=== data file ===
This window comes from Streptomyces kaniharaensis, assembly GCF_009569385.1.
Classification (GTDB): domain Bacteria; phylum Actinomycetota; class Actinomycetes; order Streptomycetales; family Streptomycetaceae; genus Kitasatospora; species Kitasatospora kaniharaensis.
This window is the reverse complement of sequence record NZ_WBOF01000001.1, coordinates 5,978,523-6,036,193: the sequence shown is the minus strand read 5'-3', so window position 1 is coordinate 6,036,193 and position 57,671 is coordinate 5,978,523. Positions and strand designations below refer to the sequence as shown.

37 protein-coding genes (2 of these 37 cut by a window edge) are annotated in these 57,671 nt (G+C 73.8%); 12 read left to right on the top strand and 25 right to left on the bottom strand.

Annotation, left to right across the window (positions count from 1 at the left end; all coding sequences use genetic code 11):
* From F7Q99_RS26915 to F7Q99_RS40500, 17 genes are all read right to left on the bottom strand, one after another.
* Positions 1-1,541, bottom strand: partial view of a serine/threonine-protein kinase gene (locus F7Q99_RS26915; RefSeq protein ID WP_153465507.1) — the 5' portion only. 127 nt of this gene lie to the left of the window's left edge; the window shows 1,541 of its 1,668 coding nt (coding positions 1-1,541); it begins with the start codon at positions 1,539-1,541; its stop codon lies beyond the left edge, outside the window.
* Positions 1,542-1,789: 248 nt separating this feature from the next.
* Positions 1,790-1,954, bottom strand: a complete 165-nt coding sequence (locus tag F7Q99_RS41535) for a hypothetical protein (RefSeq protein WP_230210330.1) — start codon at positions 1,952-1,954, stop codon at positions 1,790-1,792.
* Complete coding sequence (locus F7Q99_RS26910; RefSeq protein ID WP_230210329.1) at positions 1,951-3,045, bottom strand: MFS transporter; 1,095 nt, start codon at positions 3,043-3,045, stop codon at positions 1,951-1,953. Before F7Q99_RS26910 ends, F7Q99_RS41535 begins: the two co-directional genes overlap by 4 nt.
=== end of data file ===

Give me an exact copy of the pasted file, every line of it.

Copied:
This window comes from Streptomyces kaniharaensis, assembly GCF_009569385.1.
Classification (GTDB): domain Bacteria; phylum Actinomycetota; class Actinomycetes; order Streptomycetales; family Streptomycetaceae; genus Kitasatospora; species Kitasatospora kaniharaensis.
This window is the reverse complement of sequence record NZ_WBOF01000001.1, coordinates 5,978,523-6,036,193: the sequence shown is the minus strand read 5'-3', so window position 1 is coordinate 6,036,193 and position 57,671 is coordinate 5,978,523. Positions and strand designations below refer to the sequence as shown.

37 protein-coding genes (2 of these 37 cut by a window edge) are annotated in these 57,671 nt (G+C 73.8%); 12 read left to right on the top strand and 25 right to left on the bottom strand.

Annotation, left to right across the window (positions count from 1 at the left end; all coding sequences use genetic code 11):
* From F7Q99_RS26915 to F7Q99_RS40500, 17 genes are all read right to left on the bottom strand, one after another.
* Positions 1-1,541, bottom strand: partial view of a serine/threonine-protein kinase gene (locus F7Q99_RS26915; RefSeq protein ID WP_153465507.1) — the 5' portion only. 127 nt of this gene lie to the left of the window's left edge; the window shows 1,541 of its 1,668 coding nt (coding positions 1-1,541); it begins with the start codon at positions 1,539-1,541; its stop codon lies beyond the left edge, outside the window.
* Positions 1,542-1,789: 248 nt separating this feature from the next.
* Positions 1,790-1,954, bottom strand: a complete 165-nt coding sequence (locus tag F7Q99_RS41535) for a hypothetical protein (RefSeq protein WP_230210330.1) — start codon at positions 1,952-1,954, stop codon at positions 1,790-1,792.
* Complete coding sequence (locus F7Q99_RS26910; RefSeq protein ID WP_230210329.1) at positions 1,951-3,045, bottom strand: MFS transporter; 1,095 nt, start codon at positions 3,043-3,045, stop codon at positions 1,951-1,953. Before F7Q99_RS26910 ends, F7Q99_RS41535 begins: the two co-directional genes overlap by 4 nt.